A close friend of mine told me that all women that wear perms are only doing so because they are insecure and care too much about what men and society think of them. Another friend was a little less judgmental and said that those aren’t the reasons for all women, but it sure is for a lot of them. I have also been told that I am living an unhealthy lifestyle and that I am just assimilating to what “White America” wants. My question is, why does it have to be that I’m appeasing white folks if I like my hair straight? I am the type of person who doesn’t adhere to every new trend or fad and style-wise, I am basic and constant, knowing what I like and not straying too far from it. My mother had her reasons for giving me my first perm, but my continuing it for all these years has little to do with what others think and more to do with my own personal style choices and how I like my hair. Keyword, my hair.
To hear some of the harsh things said about women with relaxers is hurtful. I don’t insult people who have decided to be natural, that would be prejudice of me; so why the double standard? If people think getting a relaxer is strictly to please white people, then wouldn’t that mean going natural is being done strictly to please black people? I know that this isn’t true, and it’s a pretty far assumption, correct? But the assumption that this is the only reason a person would get a perm is pretty far reaching too, and warrants this kind of logic. I bet natural women would be offended by that accusation, so why shouldn’t we, those who choose to use relaxers, be offended too? Is it a crime to do your hair the way YOU want to versus what everyone else feels is right?
Honestly, I have given a lot of thought into going natural and I’m still undecided. I have not relaxed my hair in four months and I am experimenting to see if I can still maintain the hair style I love, without a perm and without doing the big chop, but I just don’t like a lot of the natural styles that I’ve seen. I’m entitled to my own opinion. I see the benefits of natural hair, but a relaxer has never actually done any damage to my hair, and by all accounts my hair is healthy–just ask my stylist. If my hair is still thriving, despite the fact that it is relaxed, then am I really doing wrong by not going natural?
I think what a person does with their hair is a personal choice and there should be no pressure surrounding it. It should not be assumed that because someone goes natural, it is because they just want to be in on the newest fad or that if they keep a perm, it is because they are insecure or want to blend in with everyone who isn’t black. I don’t like people pushing me to try and feel ashamed or as though I haven’t “evolved” because I still like my hair relaxed. It’s nice that there is sense of camaraderie and celebration in the black community in regards to wearing hair natural, but shouldn’t all black women share that, despite the way they choose to wear their hair?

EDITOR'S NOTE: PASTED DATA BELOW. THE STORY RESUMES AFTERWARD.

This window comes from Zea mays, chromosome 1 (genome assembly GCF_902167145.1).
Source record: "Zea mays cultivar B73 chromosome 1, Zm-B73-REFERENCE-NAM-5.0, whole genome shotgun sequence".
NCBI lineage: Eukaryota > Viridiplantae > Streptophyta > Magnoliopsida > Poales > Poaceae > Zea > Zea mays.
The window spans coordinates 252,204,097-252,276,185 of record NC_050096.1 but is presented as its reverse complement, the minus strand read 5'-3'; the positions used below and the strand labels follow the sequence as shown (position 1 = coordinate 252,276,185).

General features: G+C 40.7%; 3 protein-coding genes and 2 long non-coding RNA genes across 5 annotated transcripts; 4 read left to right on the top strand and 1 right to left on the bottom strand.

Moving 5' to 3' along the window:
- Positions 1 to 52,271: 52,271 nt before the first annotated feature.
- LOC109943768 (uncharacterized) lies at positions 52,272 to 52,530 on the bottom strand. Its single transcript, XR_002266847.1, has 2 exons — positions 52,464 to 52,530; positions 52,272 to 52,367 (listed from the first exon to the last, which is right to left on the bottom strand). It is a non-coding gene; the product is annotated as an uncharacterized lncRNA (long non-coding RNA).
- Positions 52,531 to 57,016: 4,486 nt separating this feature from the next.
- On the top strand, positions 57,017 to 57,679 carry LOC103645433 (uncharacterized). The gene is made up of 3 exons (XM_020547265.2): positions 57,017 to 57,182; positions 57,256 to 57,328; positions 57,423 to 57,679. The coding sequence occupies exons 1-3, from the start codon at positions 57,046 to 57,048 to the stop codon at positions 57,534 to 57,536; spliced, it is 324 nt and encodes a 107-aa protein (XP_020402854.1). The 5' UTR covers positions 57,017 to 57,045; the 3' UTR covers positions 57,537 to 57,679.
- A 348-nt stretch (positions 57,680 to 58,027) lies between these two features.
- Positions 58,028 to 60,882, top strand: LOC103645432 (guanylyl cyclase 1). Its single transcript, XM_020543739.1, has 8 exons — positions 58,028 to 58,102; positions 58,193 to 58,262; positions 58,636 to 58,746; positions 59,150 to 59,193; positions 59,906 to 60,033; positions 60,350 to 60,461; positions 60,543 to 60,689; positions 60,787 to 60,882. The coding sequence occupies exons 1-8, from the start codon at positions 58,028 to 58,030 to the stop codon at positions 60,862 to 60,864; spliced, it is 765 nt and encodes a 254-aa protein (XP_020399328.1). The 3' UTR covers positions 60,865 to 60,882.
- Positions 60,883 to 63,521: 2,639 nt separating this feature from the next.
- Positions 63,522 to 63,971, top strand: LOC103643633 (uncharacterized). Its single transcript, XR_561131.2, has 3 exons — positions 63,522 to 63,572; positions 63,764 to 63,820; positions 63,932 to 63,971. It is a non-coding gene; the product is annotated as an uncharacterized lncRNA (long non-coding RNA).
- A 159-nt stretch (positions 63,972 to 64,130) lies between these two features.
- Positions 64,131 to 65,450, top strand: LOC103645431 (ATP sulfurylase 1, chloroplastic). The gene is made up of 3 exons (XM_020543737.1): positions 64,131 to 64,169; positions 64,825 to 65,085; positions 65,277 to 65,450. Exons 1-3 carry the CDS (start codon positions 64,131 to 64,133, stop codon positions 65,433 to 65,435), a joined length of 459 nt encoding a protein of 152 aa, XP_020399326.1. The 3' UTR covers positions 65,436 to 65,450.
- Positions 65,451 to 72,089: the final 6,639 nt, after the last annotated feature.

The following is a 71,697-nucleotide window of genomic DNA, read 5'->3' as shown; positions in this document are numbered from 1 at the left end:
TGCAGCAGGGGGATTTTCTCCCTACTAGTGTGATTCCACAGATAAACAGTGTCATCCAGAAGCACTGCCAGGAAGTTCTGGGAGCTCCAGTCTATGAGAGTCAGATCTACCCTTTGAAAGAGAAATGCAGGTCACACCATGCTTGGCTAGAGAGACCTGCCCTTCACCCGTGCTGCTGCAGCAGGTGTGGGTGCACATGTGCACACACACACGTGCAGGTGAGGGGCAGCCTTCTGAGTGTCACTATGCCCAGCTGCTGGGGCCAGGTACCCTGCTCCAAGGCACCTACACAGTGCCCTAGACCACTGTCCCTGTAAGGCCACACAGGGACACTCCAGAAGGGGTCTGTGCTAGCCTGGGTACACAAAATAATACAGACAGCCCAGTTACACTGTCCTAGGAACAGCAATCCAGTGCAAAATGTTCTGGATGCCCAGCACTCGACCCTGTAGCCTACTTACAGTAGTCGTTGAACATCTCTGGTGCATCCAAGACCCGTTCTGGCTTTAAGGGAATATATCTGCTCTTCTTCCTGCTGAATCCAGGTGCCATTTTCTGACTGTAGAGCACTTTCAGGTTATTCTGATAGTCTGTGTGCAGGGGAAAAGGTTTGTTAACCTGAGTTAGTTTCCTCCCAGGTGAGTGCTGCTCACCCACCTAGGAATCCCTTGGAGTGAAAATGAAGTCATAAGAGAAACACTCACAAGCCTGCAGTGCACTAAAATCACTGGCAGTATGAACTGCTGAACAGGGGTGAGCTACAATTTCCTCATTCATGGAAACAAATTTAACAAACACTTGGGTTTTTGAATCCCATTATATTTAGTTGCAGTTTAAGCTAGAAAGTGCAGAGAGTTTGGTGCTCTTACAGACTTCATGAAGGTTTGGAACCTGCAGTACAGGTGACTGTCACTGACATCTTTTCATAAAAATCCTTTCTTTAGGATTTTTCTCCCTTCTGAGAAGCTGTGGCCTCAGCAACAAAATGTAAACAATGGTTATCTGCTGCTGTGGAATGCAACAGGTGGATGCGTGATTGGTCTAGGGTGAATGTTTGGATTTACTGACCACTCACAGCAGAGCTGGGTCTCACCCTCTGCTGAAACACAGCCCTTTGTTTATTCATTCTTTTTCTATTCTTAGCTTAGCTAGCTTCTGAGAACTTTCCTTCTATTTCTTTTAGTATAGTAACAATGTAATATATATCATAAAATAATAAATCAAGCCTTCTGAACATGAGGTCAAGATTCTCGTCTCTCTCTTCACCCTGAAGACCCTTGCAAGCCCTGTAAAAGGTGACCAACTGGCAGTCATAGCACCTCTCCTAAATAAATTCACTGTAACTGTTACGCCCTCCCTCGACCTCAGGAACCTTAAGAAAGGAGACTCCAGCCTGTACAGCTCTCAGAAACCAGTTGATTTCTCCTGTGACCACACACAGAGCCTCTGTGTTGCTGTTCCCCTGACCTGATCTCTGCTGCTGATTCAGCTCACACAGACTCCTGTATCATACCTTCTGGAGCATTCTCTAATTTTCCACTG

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Chris Brown took a lot of heat during his performance at the 54th Grammys. It has been three years since Brown has been to the annual awards show as a result of his domestic abuse event with his then girlfriend, singer Rihanna. Domestic abuse sadly happens all of the time to all types of people, but because both of these young performers are in the public eye, everyone saw their problems and criticized them both. There’s a love/hate split for Chris Brown in the music community. He still has tons of female fans who have forgiven him for what he did to Rihanna. They’ve forgiven him so much that they went on twitter complaining how Rihanna was stupid and would love for Chris Brown to beat them. Yes you heard that right. It speaks volumes to the self-esteem of some of the young ladies who admire the young singer. But it also shows that they don’t view Rihanna as a victim.
If you ran into Target on Wednesday to pick up your usual products, depending on where you were, you might have been surprised to run into woman after woman breastfeeding around the store in areas around the country. It all started when Houston-area mom, Michelle Hickman, was repeatedly asked to relocate her feeding to a fitting room after she was found sitting in a clothing aisle trying to discreetly breastfeed her child. According to Time.com, when she reported the incident, guest relations told her, “just because it’s a woman’s legal right to nurse a baby in public doesn’t mean she should walk around the store flaunting it.”
Not a good move. Girlfriend rallied up friends, set up a Facebook account to organize a “nurse-in,” and yesterday, women showed up at Targets all over the country ready to feed in public–no matter who was looking. From one participant to more than 50, different stores attracted different groups of women to take part in the nurse-in. However, the reaction seemed to be similar all over: a few funny looks, some support, and for the most part, a lot of indifferent people too busy trying to get some post-Christmas deals. They came, they saw, they breastfed, and they’re hoping their small but courageous movement will change some attitudes about the very natural and healthy action.
The breastfeeding debate is and has been a tough one for a long time. While most mothers (I won’t go as far to assume all) just want to freely breastfeed their children with no fuss or muss, a lot of people still seem to be uncomfortable with boobs going free in public, even if they’re only out for a minute for a child’s sake.